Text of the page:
Moreover, corporate agents have powerful incentives to seek legal advice even without confidentiality. By failing to do so, they lose the "advice of counsel" defense for claims of intentional wrongdoing, and they risk losing the protections of the "business judgment rule" for claims of carelessness. It is already clear that the monitoring requirements of Oxley-Sarbanes have increased managers' need for legal advice and, hence, the costs of not seeking it.
Third, the communications most likely to be deterred by the rules have no social value or legitimacy. These are communications seeking advice about how to conceal, destroy, or avoid creating evidence that might be material to future claims of corporate wrongdoing solely in order to preclude the availability of the evidence to claimants or the government. The government's criminal case against Arthur Andersen illustrated that lawyers are sometimes involved in designing or implementing policies that have this avowed purpose. Although the court found that some of the lawyer conduct in that case was illegal, there is a broad range in which such conduct is lawful. As Professor Stephen Gillers says, lawyers give this kind of advice "every day." (New York Times, July 18, 2002, A25) But while such advice is often legal, it is nearly always socially pernicious. Its main effect is to impede law enforcement. Just because some lawyers view it as part of their mission to provide such advice is no reason for the Commission to protect it. The Proposed Rules may deter requests for such advice, since such requests will sometimes trigger the duty to report upwards or to withdraw noisily, and these responses would defeat the point of the requests. But this limited deterrence ought to be counted as a benefit, rather than a cost.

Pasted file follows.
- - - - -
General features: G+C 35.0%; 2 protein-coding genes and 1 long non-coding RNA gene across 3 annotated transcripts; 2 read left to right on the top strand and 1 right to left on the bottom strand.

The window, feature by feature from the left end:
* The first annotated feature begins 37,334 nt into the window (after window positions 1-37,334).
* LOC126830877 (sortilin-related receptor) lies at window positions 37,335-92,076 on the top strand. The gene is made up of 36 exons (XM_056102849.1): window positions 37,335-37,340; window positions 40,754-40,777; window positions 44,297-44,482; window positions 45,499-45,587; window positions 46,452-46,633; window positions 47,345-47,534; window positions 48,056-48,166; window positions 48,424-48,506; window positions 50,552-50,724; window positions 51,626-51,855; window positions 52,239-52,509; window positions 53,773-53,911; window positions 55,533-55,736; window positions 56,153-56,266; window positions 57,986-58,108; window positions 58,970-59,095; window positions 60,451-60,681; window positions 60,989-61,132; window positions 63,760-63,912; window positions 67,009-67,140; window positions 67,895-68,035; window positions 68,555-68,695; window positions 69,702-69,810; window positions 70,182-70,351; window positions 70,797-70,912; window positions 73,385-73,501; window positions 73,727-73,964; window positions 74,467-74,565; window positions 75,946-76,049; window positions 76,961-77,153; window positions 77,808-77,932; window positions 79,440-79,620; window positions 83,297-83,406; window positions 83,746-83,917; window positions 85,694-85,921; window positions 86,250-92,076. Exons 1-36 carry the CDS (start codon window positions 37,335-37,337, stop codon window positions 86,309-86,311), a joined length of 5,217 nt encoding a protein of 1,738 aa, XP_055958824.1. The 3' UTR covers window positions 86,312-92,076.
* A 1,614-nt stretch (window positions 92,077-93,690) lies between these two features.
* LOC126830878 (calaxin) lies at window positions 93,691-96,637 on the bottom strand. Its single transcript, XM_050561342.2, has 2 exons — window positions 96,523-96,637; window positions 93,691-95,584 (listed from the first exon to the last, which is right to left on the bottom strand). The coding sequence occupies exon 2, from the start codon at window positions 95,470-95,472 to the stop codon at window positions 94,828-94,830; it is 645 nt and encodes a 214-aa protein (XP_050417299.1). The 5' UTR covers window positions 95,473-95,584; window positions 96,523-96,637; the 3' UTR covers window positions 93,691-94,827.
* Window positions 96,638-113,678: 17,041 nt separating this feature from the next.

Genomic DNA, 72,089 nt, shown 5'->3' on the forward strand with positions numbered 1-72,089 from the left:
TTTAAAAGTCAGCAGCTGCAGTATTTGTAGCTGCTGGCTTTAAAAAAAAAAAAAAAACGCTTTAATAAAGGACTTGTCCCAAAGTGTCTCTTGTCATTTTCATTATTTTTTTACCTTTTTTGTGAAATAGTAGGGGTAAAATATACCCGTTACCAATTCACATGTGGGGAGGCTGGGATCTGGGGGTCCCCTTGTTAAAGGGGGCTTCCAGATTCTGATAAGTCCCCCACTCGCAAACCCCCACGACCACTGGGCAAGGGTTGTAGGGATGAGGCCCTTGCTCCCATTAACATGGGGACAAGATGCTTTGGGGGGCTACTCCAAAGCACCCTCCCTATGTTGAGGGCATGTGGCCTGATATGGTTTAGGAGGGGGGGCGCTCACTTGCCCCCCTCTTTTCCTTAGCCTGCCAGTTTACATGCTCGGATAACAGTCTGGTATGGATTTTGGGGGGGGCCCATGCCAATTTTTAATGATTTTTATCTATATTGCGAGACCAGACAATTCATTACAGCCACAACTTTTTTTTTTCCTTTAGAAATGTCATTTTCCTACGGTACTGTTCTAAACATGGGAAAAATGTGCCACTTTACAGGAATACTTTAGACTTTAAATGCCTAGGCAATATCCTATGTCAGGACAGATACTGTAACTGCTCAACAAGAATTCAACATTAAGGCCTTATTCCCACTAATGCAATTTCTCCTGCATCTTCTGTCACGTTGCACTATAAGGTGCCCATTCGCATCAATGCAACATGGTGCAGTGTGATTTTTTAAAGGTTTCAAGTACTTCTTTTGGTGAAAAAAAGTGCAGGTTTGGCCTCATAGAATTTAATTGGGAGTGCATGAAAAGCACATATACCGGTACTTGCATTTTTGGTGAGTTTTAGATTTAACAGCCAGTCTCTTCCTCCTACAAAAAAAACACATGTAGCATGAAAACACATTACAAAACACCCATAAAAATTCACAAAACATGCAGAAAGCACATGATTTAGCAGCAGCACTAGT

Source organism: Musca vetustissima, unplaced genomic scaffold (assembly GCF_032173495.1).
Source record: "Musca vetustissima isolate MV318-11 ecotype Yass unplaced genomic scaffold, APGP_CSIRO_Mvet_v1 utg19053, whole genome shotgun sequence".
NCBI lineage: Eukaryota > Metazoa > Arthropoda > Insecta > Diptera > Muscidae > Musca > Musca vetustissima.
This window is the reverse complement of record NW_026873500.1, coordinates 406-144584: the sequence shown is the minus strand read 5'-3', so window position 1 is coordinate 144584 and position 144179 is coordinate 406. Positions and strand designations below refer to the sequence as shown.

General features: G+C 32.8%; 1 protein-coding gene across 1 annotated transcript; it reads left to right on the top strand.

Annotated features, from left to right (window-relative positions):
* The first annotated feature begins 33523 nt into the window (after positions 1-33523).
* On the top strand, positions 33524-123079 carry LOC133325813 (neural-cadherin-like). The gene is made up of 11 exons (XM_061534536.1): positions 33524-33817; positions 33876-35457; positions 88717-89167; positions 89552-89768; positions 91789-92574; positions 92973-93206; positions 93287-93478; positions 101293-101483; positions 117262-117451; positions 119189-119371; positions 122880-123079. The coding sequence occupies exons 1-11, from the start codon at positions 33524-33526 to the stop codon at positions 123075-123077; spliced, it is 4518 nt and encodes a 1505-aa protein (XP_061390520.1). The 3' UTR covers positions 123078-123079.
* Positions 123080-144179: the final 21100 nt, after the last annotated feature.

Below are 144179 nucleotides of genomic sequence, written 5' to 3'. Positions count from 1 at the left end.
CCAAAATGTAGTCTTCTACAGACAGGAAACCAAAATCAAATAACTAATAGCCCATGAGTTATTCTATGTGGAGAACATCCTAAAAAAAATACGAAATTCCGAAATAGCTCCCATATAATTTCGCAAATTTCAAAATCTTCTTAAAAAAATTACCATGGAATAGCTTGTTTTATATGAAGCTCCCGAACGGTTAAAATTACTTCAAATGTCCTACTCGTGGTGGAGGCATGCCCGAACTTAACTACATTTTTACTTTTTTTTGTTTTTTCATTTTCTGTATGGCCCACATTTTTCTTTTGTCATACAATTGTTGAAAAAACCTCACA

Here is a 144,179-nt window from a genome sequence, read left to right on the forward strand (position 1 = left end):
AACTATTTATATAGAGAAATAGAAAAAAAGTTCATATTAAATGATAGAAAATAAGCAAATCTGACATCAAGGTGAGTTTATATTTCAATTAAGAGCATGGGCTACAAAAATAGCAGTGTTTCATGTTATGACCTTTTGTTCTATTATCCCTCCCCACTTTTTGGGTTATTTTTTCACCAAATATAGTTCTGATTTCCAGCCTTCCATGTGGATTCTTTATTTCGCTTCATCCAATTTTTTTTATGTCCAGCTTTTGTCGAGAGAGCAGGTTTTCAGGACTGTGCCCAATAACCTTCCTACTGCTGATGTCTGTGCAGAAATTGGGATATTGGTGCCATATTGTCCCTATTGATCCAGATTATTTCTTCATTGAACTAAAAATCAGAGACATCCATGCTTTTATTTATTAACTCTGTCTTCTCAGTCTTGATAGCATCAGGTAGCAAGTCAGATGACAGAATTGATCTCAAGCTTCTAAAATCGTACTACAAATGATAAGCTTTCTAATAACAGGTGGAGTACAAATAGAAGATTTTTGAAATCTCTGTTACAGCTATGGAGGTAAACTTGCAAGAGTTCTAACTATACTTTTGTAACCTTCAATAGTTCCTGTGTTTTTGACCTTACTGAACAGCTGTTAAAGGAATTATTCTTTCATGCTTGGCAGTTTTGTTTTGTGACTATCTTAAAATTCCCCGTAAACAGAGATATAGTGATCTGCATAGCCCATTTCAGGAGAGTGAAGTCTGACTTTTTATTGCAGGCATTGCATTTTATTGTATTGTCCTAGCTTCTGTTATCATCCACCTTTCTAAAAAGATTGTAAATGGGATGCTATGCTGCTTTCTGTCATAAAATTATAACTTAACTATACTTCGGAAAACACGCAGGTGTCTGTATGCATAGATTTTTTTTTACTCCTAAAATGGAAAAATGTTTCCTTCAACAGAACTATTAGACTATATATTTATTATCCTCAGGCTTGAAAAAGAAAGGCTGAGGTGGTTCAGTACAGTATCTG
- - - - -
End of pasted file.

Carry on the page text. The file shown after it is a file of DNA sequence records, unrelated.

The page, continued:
Fourth, as the Commission correctly notes in its comments on the Proposed Rules, the required disclosure may be necessary for lawyers to comply with their duties under the laws of fraud, including the securities laws. A person who discovers that she has unknowingly assisted another's fraud is often under a duty to make disclosures needed to rectify the situation. See, e.g., Restatement 2d of Torts, section 551(c).
I strongly encourage the Commission to remain on the course it has take in the proposed rules.
William H. Simon
Saunders Professor of Law
Stanford, CA 94305